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Ron Johnson, Mandela Barnes spar in first U.S. Senate debate

The candidates covered a long list of topics from marijuana legalization, to crime, to the insurrection

U.S. Sen. Ron Johnson, R-Wis., left, and his Democratic challenger Mandela Barnes wait for start of a televised debate, Friday, Oct. 7, 2022, in Milwaukee.
U.S. Sen. Ron Johnson, R-Wis., left, and his Democratic challenger Mandela Barnes wait for start of a televised debate, Friday, Oct. 7, 2022, in Milwaukee. Morry Gash/AP Photo

Republican U.S. Sen. Ron Johnson and his Democratic challenger, Lt. Gov. Mandela Barnes, staked out clear differences at their first debate Friday on everything from crime, to abortion, to the insurrection at the U.S. Capitol.

The debate, hosted by the Wisconsin Broadcasters Association in Milwaukee, moved quickly from question to question with both candidates giving brief answers to a long list of topics.

Here are some of the highlights.

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Marijuana Legalization

The candidates were asked where they stand on the question of federal legalization of marijuana following President Joe Biden’s announcement that he will pardon thousands of people convicted of federal marijuana possession and direct the Justice Department and Health and Human Services to review its status as a Schedule 1 narcotic.

Johnson said the only role the federal government should play is making banking easier for companies selling marijuana in states where it’s legal.

“But I would suggest any state should really take a look seriously at the harm being done by the legalization of marijuana,” said Johnson.

Barnes called marijuana harmless and said Wisconsin is losing potential tax revenues to neighboring states like Michigan and Illinois, where it is legal.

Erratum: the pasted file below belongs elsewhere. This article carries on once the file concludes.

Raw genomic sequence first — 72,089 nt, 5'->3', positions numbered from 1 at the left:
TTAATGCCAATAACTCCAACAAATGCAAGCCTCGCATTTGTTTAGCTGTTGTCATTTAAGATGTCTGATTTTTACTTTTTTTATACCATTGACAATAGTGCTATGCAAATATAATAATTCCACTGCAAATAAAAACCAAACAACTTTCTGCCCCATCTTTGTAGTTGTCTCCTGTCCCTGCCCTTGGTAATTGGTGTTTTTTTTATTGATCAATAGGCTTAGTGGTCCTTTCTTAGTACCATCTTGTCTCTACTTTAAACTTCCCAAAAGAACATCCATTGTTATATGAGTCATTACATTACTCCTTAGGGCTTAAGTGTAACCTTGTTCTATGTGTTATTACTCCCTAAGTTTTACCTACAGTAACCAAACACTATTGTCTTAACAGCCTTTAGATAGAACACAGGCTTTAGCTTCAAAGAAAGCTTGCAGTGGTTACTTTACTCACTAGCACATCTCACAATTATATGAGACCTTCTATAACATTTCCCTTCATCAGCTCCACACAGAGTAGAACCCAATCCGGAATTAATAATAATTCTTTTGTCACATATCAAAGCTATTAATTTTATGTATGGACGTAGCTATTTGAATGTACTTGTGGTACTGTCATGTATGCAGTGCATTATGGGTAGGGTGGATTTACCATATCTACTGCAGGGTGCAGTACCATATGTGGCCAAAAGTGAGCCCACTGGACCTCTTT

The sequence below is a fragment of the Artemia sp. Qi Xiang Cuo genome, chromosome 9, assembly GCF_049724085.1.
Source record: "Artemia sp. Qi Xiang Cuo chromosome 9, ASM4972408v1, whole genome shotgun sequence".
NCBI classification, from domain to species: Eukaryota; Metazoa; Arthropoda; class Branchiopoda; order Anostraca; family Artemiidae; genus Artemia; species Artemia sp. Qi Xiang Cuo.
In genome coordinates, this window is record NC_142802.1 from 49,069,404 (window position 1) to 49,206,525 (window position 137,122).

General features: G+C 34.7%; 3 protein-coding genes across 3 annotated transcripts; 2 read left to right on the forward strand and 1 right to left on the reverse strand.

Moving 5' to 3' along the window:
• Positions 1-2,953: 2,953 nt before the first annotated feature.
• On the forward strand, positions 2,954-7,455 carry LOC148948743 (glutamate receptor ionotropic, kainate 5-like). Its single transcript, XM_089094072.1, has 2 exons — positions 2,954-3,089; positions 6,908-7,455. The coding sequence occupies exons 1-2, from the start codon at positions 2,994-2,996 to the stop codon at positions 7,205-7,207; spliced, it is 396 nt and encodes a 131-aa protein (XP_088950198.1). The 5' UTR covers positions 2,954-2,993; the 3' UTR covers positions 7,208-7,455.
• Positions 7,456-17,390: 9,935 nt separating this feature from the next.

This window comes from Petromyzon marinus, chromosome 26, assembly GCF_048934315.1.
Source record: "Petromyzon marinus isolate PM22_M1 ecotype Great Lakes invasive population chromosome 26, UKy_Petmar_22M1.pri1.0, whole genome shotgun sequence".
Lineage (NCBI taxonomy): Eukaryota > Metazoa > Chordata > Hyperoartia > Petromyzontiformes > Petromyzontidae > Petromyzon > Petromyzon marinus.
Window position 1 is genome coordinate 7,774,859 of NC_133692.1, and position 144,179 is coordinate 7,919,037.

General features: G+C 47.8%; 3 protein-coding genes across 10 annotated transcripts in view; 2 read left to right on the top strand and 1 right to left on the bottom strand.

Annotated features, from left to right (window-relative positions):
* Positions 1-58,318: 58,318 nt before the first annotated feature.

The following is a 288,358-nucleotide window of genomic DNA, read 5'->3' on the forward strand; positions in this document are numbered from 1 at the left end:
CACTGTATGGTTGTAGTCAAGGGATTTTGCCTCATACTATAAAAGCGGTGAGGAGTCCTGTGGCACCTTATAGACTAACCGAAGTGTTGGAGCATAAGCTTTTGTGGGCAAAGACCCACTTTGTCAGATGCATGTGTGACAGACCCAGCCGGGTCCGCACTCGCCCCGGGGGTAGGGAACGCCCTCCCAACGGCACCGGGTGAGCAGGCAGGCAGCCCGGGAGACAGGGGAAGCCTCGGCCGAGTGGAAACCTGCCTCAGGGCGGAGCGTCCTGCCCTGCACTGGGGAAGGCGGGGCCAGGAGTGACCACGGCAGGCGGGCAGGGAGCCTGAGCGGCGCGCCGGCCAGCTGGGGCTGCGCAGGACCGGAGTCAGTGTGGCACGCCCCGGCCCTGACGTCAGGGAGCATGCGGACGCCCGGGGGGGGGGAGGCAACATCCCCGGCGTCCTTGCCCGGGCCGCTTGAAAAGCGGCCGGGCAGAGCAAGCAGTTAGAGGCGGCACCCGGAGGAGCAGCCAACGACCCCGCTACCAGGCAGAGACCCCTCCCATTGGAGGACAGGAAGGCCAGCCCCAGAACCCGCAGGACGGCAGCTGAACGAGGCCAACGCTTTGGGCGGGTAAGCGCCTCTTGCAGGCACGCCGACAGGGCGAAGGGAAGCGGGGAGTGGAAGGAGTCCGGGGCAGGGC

“If we have federal legalization of marijuana, we could do so much more in this state,” said Barnes.

Bail Reform

Panelists asked candidates a few questions about crime, the issue Republicans have driven home in a TV ad blitz for weeks. On the topic of bail reform, Barnes discussed legislation he supported while in the State Assembly that would have eliminated cash bail. He said the intent of the bill was to ensure violent offenders would not be able to “buy their way out of jail.”

“That’s the system that we have now,” said Barnes. “And this sort of reform that I support has been supported by Republicans all across the country as well.”

Johnson, in turn, said cash bail is one of the tools courts have to make sure dangerous criminals stay in jail. He also attacked Barnes for his call to reduce Wisconsin’s prison population by half.

U.S. Sen. Ron Johnson, R-Wis., left, and his Democratic challenger Mandela Barnes shake hands before a televised debate
U.S. Sen. Ron Johnson, R-Wis., left, and his Democratic challenger Mandela Barnes shake hands before a televised debate, Friday, Oct. 7, 2022, in Milwaukee. Morry Gash/AP Photo

Milwaukee Homicides

The Candidates were asked to list three actions Congress should take to address rising crime and Milwaukee’s growing murder rate.

After referencing friends lost to gun violence in the city, Barnes said the way to address crime is by increasing funding for schools and incentivizing employers to provide good paying jobs.

“And we also invested $100 million into law enforcement, public safety and crime prevention initiatives through the American Rescue Plan, which Sen. Johnson voted against,” said Barnes.

Johnson said the first thing to do to address crime is support law enforcement, by way of compliments.